Most evaluations of India's primary health care (PHC) program have been critical of the ways government primary health centers have been functioning.
It has been commonly noted that utilization of health services is poor and community participation in the PHC outreach program low.
Additionally, medical officers and health center staff are often accused of being negligent in their duties.
In this paper I argue that it is worthwhile examining how a popular primary health center functions in a context marked by a growing demand for Western medicines.
Attention is drawn to the ingenious ways in which health personnel respond to client demands and government medicine shortages.
The case of a popular primary health center in rural Maharashtra is presented.
This health center is both the site of public and private health care.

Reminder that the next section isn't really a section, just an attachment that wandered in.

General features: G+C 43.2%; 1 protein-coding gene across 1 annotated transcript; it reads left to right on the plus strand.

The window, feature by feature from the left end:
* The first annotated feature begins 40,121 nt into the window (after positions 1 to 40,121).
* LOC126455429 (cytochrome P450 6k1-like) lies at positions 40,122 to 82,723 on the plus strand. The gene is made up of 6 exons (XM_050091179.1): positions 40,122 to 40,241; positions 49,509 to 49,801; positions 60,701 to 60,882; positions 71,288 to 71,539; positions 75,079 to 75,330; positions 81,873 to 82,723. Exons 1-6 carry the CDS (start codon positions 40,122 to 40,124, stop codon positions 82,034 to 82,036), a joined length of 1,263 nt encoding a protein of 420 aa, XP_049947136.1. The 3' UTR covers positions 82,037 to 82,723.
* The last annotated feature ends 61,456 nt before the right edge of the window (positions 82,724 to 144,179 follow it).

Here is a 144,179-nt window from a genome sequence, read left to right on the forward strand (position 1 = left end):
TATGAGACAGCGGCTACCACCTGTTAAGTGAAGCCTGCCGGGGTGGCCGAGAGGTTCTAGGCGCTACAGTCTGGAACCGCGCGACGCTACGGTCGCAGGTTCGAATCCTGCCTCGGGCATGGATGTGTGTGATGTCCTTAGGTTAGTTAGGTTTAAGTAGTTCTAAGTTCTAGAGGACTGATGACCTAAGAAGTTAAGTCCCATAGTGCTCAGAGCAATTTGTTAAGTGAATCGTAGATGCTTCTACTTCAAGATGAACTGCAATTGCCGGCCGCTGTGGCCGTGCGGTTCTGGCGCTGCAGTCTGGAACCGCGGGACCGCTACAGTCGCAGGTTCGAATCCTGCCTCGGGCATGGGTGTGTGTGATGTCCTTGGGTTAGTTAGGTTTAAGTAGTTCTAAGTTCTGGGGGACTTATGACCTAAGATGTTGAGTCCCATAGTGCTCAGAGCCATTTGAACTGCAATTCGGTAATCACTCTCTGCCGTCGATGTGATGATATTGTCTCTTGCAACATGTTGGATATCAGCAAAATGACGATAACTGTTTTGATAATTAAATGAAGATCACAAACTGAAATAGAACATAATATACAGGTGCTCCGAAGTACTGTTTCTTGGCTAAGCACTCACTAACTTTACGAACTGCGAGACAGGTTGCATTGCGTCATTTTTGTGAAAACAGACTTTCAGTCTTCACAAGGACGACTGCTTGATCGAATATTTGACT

Discussed is the manner in which rural populations in India maximize available health care options given time, cash and transportation constraints.
Current thinking about community health financing is considered in light of existing health care utilization patterns, community evaluation of free services, perceptions of entitlement and the likely response of practitioners to such schemes.
Mots-clés Pascal : Soin santé primaire, Centre santé, Milieu rural, Utilisation, Participation, Financement, Organisation santé, Système santé, Inde, Santé communautaire, Asie
Mots-clés Pascal anglais : Primary health care, Health center, Rural environment, Use, Participation, Financing, Public health organization, Health system, India, Asia
Notice produite par :
Inist-CNRS - Institut de l'Information Scientifique et Technique
Cote : 95-0378458
Code Inist : 002B30A01B. Création : 01/03/1996.